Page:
If the plan actuary’s projections reveal an emerging funding problem, a plan will be classified as either being in “endangered status” (the yellow zone, identified as plans between 60% and 80% funded) or “critical status” (the red zone, identified as plans less than 60% funded). Those neither “endangered” nor “critical” are said to be in the green zone (identified as plans greater than 80% funded). The PPA not only requires plans to identify their status, but restricts withdrawal provisions for plans less than 80% funded and freezes accruals for plans less than 60% funded (see “Getting Prepared for the PPA – Defined Benefit”).
In addition, plans with yellow or red zone status a funding improvement plan (FIP) or rehabilitation plan (RP).
In a Compliance Alert, consulting firm Segal notes that Congress included as a safeguard a “sunset” provision (with a “continuation clause” to keep the rules in place for plans currently operating under them) that would require it to revisit these rules to determine if they were working as anticipated. Except for plans that are in endangered status (yellow zone) or critical status (red zone) and “operating under” an FIP or RP in the plan year beginning in 2014, those provisions are scheduled to expire (sunset) on the last day of the 2014 plan year (December 31, 2014 for calendar-year plans) unless Congress acts to extend or eliminate the deadline.
The impact on plans that were in the green zone in their 2014 plan year is relatively clear, Segal says. These plans will continue to operate under the funding rules for financially healthy plans put into place by the PPA. They will not revert to the pre-PPA funding rules, nor will the PPA single-employer plan rules apply to them. However, these plans will no longer be required to annually certify their status, to provide notice of that status (if it would have been yellow or red in some future year), or take any other actions related to their status that was required under one of the expired provisions.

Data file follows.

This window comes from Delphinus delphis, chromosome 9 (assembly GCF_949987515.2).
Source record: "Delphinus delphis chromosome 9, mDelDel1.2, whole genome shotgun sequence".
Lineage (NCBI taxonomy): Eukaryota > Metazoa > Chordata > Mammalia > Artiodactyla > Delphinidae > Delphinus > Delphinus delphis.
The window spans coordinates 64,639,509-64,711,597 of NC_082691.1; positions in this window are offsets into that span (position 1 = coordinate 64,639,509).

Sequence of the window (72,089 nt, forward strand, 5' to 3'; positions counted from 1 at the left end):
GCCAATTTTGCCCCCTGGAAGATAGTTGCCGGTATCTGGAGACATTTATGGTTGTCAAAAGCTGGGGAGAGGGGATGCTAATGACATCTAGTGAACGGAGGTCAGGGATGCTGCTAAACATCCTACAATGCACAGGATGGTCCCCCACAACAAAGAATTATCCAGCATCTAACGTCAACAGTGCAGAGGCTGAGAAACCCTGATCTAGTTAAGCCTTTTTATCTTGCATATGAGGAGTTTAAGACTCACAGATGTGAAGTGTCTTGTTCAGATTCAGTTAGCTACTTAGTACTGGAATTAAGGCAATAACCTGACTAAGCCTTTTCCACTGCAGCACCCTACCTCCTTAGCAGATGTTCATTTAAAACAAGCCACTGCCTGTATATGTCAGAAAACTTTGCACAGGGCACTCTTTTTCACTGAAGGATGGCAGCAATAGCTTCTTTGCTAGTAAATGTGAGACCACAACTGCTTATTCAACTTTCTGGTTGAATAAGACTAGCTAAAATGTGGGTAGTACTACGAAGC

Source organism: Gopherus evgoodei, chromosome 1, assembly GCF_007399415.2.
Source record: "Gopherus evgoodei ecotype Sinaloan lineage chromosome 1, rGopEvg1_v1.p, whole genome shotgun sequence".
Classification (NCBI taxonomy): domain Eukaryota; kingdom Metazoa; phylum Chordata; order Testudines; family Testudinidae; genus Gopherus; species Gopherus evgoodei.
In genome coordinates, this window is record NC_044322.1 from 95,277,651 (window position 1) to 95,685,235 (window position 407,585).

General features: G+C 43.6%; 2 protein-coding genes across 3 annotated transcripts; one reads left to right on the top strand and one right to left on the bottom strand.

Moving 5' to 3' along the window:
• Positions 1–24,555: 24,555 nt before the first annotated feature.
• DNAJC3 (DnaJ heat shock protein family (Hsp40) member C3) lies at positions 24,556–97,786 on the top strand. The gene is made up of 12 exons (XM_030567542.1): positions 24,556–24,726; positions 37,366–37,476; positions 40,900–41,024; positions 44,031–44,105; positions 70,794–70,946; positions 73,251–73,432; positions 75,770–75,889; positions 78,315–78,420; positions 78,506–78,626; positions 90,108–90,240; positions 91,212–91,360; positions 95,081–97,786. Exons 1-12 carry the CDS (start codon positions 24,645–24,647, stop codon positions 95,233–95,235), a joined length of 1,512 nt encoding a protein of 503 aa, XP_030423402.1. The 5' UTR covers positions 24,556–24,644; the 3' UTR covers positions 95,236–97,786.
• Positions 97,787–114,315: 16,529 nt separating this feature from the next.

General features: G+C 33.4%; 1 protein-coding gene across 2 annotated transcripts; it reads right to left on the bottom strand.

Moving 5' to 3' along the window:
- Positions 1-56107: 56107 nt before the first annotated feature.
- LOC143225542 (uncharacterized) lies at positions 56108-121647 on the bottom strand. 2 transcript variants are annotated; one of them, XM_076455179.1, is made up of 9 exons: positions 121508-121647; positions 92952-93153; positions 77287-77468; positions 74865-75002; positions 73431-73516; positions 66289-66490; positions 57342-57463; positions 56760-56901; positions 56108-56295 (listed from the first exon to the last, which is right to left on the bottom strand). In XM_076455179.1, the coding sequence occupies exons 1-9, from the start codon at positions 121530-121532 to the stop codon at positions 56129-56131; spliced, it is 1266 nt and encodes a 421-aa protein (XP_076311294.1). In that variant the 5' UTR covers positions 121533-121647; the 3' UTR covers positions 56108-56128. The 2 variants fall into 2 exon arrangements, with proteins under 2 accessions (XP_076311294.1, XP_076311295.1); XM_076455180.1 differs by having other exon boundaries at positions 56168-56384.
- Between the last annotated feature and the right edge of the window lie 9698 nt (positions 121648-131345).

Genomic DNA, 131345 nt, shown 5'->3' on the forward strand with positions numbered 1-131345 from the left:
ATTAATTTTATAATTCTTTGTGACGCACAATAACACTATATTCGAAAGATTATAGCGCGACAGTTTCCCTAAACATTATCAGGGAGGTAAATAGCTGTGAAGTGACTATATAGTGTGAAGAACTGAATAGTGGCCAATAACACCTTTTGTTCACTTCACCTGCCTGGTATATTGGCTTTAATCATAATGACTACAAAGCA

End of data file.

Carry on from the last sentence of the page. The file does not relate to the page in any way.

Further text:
Any of these plans that are in deteriorating financial health will no longer have access to the remedial actions offered under the zone rules. Instead, they will be able to address their financial condition only through traditional pre-PPA methods such as future benefit reductions, contribution increases, and possible mergers with stronger plans until they recover or become insolvent. In addition, employers contributing to these plans will have no special rules to relieve them of their minimum funding obligations or any related excise tax on deficiencies.
According to Segal, the impact of the sunset on plans that are subject to the continuation clause is less clear. There are many questions about how plans covered by the continuation clause rule will continue to operate:
- What does it mean for a plan to be “operating under” an FIP or RP for its 2014 plan year?;
- For a plan that is covered by the continuation clause, which of the provisions that would otherwise sunset remain in effect after 2014?;
- For purposes of the continuation clause, what is the period for which an FIP or RP remains in effect after the 2014 plan year?;
- Can a plan move to a different zone after 2014?;
- Can a plan exit the yellow or red zone? When and how?;
- Are updates to the FIP or RP required or optional?;
- Can or must goals/annual standards be changed?;
- Can or must schedules be updated?;
- What happens if a plan fails to meet “scheduled progress” under a zone?;
- What happens if a plan fails to meet FIP benchmarks at end of the funding improvement period?;
- What happens if a plan fails to meet RP benchmarks for three consecutive years?; and
- What happens if an employer fails to contribute in accordance with RP/FIP schedules?
In the Compliance Alert, Segal also addresses misconceptions about the sunset of the PPA provision. The Compliance Alert is here.
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